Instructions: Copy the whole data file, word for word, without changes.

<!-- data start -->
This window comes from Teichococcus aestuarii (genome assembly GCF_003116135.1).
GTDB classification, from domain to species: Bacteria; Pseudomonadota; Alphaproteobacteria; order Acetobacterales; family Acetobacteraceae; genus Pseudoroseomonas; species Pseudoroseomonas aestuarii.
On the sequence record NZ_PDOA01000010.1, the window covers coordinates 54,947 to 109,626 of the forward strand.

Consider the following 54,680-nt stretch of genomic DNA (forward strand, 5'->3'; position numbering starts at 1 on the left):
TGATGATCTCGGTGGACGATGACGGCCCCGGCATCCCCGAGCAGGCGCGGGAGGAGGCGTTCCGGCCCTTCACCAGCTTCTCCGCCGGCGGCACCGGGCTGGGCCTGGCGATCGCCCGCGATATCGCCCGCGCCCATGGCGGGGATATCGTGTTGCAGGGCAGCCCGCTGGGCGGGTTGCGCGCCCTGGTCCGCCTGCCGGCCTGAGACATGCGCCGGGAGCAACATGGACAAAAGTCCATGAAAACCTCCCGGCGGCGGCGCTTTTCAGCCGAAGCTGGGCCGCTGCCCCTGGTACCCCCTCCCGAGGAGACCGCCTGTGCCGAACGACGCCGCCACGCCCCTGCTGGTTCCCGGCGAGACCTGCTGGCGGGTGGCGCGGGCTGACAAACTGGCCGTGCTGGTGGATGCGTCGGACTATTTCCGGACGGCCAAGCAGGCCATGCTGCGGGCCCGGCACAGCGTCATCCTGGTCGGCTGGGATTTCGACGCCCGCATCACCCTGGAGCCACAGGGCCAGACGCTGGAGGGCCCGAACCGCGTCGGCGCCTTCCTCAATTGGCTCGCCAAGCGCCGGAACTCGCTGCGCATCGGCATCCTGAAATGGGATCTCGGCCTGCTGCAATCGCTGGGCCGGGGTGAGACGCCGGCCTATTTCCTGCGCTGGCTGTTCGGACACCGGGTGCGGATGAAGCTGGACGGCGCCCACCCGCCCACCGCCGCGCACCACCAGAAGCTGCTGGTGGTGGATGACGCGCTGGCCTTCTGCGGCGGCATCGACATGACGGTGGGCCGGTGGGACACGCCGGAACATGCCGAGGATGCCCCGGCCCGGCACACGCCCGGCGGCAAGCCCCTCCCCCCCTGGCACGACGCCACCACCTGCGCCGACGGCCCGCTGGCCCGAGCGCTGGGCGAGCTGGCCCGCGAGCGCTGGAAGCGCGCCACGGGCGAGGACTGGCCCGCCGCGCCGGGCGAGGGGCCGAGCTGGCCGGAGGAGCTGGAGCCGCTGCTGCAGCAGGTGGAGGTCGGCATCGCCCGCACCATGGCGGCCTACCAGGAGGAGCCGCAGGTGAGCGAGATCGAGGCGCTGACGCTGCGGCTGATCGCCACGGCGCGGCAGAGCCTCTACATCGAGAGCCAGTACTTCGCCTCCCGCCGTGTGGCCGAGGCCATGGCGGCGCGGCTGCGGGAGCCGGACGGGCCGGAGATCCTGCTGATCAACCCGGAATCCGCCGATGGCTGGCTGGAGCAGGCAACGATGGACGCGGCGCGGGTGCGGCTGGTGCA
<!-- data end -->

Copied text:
This window comes from Teichococcus aestuarii (genome assembly GCF_003116135.1).
GTDB classification, from domain to species: Bacteria; Pseudomonadota; Alphaproteobacteria; order Acetobacterales; family Acetobacteraceae; genus Pseudoroseomonas; species Pseudoroseomonas aestuarii.
On the sequence record NZ_PDOA01000010.1, the window covers coordinates 54,947 to 109,626 of the forward strand.

Consider the following 54,680-nt stretch of genomic DNA (forward strand, 5'->3'; position numbering starts at 1 on the left):
TGATGATCTCGGTGGACGATGACGGCCCCGGCATCCCCGAGCAGGCGCGGGAGGAGGCGTTCCGGCCCTTCACCAGCTTCTCCGCCGGCGGCACCGGGCTGGGCCTGGCGATCGCCCGCGATATCGCCCGCGCCCATGGCGGGGATATCGTGTTGCAGGGCAGCCCGCTGGGCGGGTTGCGCGCCCTGGTCCGCCTGCCGGCCTGAGACATGCGCCGGGAGCAACATGGACAAAAGTCCATGAAAACCTCCCGGCGGCGGCGCTTTTCAGCCGAAGCTGGGCCGCTGCCCCTGGTACCCCCTCCCGAGGAGACCGCCTGTGCCGAACGACGCCGCCACGCCCCTGCTGGTTCCCGGCGAGACCTGCTGGCGGGTGGCGCGGGCTGACAAACTGGCCGTGCTGGTGGATGCGTCGGACTATTTCCGGACGGCCAAGCAGGCCATGCTGCGGGCCCGGCACAGCGTCATCCTGGTCGGCTGGGATTTCGACGCCCGCATCACCCTGGAGCCACAGGGCCAGACGCTGGAGGGCCCGAACCGCGTCGGCGCCTTCCTCAATTGGCTCGCCAAGCGCCGGAACTCGCTGCGCATCGGCATCCTGAAATGGGATCTCGGCCTGCTGCAATCGCTGGGCCGGGGTGAGACGCCGGCCTATTTCCTGCGCTGGCTGTTCGGACACCGGGTGCGGATGAAGCTGGACGGCGCCCACCCGCCCACCGCCGCGCACCACCAGAAGCTGCTGGTGGTGGATGACGCGCTGGCCTTCTGCGGCGGCATCGACATGACGGTGGGCCGGTGGGACACGCCGGAACATGCCGAGGATGCCCCGGCCCGGCACACGCCCGGCGGCAAGCCCCTCCCCCCCTGGCACGACGCCACCACCTGCGCCGACGGCCCGCTGGCCCGAGCGCTGGGCGAGCTGGCCCGCGAGCGCTGGAAGCGCGCCACGGGCGAGGACTGGCCCGCCGCGCCGGGCGAGGGGCCGAGCTGGCCGGAGGAGCTGGAGCCGCTGCTGCAGCAGGTGGAGGTCGGCATCGCCCGCACCATGGCGGCCTACCAGGAGGAGCCGCAGGTGAGCGAGATCGAGGCGCTGACGCTGCGGCTGATCGCCACGGCGCGGCAGAGCCTCTACATCGAGAGCCAGTACTTCGCCTCCCGCCGTGTGGCCGAGGCCATGGCGGCGCGGCTGCGGGAGCCGGACGGGCCGGAGATCCTGCTGATCAACCCGGAATCCGCCGATGGCTGGCTGGAGCAGGCAACGATGGACGCGGCGCGGGTGCGGCTGGTGCA